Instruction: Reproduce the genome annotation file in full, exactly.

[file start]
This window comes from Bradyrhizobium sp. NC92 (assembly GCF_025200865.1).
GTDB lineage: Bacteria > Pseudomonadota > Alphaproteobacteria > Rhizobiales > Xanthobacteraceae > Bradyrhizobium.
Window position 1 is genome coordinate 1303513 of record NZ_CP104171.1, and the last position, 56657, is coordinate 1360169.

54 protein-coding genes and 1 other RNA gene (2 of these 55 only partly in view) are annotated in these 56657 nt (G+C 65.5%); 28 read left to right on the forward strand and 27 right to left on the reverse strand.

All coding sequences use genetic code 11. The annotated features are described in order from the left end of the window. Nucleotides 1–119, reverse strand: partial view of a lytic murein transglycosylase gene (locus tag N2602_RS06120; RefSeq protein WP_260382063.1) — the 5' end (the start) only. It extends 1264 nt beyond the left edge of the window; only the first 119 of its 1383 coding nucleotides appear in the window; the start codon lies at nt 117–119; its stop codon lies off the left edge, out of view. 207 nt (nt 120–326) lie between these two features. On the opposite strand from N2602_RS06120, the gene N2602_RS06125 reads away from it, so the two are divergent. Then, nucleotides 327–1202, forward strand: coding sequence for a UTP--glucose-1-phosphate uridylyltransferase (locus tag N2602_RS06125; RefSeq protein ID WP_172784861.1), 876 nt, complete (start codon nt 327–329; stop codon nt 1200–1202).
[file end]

This window comes from Bradyrhizobium sp. NC92 (assembly GCF_025200865.1).
GTDB lineage: Bacteria > Pseudomonadota > Alphaproteobacteria > Rhizobiales > Xanthobacteraceae > Bradyrhizobium.
Window position 1 is genome coordinate 1303513 of record NZ_CP104171.1, and the last position, 56657, is coordinate 1360169.

54 protein-coding genes and 1 other RNA gene (2 of these 55 only partly in view) are annotated in these 56657 nt (G+C 65.5%); 28 read left to right on the forward strand and 27 right to left on the reverse strand.

All coding sequences use genetic code 11. The annotated features are described in order from the left end of the window. Nucleotides 1–119, reverse strand: partial view of a lytic murein transglycosylase gene (locus tag N2602_RS06120; RefSeq protein WP_260382063.1) — the 5' end (the start) only. It extends 1264 nt beyond the left edge of the window; only the first 119 of its 1383 coding nucleotides appear in the window; the start codon lies at nt 117–119; its stop codon lies off the left edge, out of view. 207 nt (nt 120–326) lie between these two features. On the opposite strand from N2602_RS06120, the gene N2602_RS06125 reads away from it, so the two are divergent. Then, nucleotides 327–1202, forward strand: coding sequence for a UTP--glucose-1-phosphate uridylyltransferase (locus tag N2602_RS06125; RefSeq protein ID WP_172784861.1), 876 nt, complete (start codon nt 327–329; stop codon nt 1200–1202).